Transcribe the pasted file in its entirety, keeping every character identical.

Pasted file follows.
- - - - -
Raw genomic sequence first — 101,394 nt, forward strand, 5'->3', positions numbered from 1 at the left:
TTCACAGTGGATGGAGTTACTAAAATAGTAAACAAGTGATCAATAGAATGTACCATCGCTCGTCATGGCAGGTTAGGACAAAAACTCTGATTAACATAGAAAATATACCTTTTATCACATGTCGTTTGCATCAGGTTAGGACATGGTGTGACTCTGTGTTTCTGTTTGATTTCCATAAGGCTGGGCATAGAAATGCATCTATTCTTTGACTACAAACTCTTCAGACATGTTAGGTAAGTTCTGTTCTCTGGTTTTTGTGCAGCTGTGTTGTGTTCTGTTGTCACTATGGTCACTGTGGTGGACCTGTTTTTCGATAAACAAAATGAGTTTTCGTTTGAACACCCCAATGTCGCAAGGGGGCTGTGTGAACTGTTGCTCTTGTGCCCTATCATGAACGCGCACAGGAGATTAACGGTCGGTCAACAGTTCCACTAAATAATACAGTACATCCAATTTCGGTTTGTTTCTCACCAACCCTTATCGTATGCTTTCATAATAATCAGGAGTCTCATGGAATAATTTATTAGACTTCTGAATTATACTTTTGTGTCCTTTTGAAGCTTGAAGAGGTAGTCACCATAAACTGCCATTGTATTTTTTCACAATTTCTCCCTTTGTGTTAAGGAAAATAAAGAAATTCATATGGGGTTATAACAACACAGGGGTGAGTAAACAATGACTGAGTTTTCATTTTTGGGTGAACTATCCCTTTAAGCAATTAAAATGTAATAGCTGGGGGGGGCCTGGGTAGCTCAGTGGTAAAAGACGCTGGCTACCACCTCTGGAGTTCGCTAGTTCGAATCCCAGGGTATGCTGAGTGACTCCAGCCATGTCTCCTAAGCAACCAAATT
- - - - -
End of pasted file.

Raw genomic sequence first — 101,394 nt, forward strand, 5'->3', positions numbered from 1 at the left:
TTCACAGTGGATGGAGTTACTAAAATAGTAAACAAGTGATCAATAGAATGTACCATCGCTCGTCATGGCAGGTTAGGACAAAAACTCTGATTAACATAGAAAATATACCTTTTATCACATGTCGTTTGCATCAGGTTAGGACATGGTGTGACTCTGTGTTTCTGTTTGATTTCCATAAGGCTGGGCATAGAAATGCATCTATTCTTTGACTACAAACTCTTCAGACATGTTAGGTAAGTTCTGTTCTCTGGTTTTTGTGCAGCTGTGTTGTGTTCTGTTGTCACTATGGTCACTGTGGTGGACCTGTTTTTCGATAAACAAAATGAGTTTTCGTTTGAACACCCCAATGTCGCAAGGGGGCTGTGTGAACTGTTGCTCTTGTGCCCTATCATGAACGCGCACAGGAGATTAACGGTCGGTCAACAGTTCCACTAAATAATACAGTACATCCAATTTCGGTTTGTTTCTCACCAACCCTTATCGTATGCTTTCATAATAATCAGGAGTCTCATGGAATAATTTATTAGACTTCTGAATTATACTTTTGTGTCCTTTTGAAGCTTGAAGAGGTAGTCACCATAAACTGCCATTGTATTTTTTCACAATTTCTCCCTTTGTGTTAAGGAAAATAAAGAAATTCATATGGGGTTATAACAACACAGGGGTGAGTAAACAATGACTGAGTTTTCATTTTTGGGTGAACTATCCCTTTAAGCAATTAAAATGTAATAGCTGGGGGGGGCCTGGGTAGCTCAGTGGTAAAAGACGCTGGCTACCACCTCTGGAGTTCGCTAGTTCGAATCCCAGGGTATGCTGAGTGACTCCAGCCATGTCTCCTAAGCAACCAAATT